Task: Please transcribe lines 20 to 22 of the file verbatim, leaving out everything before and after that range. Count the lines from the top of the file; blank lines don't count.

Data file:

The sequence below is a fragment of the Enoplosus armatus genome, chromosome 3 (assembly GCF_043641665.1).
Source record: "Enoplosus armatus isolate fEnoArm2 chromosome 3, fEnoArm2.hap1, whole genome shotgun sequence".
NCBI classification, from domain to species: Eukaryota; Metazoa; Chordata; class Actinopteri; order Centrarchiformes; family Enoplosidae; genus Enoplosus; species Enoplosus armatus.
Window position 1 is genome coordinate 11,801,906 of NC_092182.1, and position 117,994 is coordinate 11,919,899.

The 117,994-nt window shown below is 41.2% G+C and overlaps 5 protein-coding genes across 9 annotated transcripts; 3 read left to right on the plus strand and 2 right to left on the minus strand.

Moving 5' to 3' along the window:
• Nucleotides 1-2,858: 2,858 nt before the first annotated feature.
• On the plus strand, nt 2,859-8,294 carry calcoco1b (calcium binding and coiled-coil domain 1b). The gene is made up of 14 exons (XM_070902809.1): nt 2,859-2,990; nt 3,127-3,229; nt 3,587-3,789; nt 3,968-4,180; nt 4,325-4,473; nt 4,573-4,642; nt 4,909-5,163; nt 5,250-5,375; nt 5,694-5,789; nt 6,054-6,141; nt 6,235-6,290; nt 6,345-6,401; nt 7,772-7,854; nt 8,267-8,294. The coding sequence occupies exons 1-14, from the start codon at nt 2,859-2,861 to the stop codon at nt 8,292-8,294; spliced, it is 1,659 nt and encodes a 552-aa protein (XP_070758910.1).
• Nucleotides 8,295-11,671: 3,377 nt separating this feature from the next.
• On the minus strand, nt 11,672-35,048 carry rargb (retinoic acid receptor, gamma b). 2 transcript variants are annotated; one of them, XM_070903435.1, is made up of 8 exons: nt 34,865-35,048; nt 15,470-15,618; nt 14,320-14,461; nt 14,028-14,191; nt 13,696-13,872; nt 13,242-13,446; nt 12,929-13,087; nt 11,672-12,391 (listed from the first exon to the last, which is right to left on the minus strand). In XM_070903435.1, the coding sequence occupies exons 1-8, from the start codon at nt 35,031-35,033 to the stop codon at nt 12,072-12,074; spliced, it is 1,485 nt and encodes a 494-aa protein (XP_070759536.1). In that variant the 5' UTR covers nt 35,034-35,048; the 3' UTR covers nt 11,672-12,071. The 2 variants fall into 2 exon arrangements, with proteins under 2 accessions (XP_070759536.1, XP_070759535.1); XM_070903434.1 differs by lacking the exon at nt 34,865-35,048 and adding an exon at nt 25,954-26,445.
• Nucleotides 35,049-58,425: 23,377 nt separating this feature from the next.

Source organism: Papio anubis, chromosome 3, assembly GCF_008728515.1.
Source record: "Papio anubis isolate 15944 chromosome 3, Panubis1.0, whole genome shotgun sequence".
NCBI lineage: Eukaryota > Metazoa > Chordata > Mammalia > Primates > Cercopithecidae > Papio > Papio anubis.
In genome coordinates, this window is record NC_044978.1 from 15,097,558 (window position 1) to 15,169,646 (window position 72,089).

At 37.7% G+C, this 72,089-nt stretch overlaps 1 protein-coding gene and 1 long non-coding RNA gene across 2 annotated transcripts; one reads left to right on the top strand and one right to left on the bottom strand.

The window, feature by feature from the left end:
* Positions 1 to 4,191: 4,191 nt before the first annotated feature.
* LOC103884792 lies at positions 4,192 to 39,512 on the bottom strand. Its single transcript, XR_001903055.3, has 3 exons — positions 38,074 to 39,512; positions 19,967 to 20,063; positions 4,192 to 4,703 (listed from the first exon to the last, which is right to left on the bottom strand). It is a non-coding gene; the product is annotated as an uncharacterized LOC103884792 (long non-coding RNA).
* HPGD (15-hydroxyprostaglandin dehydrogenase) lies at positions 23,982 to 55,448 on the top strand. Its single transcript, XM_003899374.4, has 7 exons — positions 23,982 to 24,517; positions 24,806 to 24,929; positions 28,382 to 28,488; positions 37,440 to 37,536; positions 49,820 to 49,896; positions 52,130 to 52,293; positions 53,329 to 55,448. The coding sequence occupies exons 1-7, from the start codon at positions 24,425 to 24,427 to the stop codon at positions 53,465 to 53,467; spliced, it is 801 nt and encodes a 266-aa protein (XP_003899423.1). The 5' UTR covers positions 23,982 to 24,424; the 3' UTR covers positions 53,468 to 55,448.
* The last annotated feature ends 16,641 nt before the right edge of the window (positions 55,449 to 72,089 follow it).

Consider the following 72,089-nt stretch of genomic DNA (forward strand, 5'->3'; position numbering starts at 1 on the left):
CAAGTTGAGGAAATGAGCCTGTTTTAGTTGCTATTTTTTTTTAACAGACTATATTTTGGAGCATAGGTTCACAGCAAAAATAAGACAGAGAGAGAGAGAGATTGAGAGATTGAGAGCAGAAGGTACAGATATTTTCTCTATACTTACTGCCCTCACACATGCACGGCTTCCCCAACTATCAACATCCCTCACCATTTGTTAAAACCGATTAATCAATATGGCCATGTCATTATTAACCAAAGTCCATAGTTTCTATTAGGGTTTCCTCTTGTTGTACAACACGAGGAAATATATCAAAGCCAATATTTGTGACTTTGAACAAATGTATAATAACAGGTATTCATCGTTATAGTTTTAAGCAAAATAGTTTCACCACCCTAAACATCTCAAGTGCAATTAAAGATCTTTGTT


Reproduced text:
* HPGD (15-hydroxyprostaglandin dehydrogenase) lies at positions 23,982 to 55,448 on the top strand. Its single transcript, XM_003899374.4, has 7 exons — positions 23,982 to 24,517; positions 24,806 to 24,929; positions 28,382 to 28,488; positions 37,440 to 37,536; positions 49,820 to 49,896; positions 52,130 to 52,293; positions 53,329 to 55,448. The coding sequence occupies exons 1-7, from the start codon at positions 24,425 to 24,427 to the stop codon at positions 53,465 to 53,467; spliced, it is 801 nt and encodes a 266-aa protein (XP_003899423.1). The 5' UTR covers positions 23,982 to 24,424; the 3' UTR covers positions 53,468 to 55,448.
* The last annotated feature ends 16,641 nt before the right edge of the window (positions 55,449 to 72,089 follow it).

Consider the following 72,089-nt stretch of genomic DNA (forward strand, 5'->3'; position numbering starts at 1 on the left):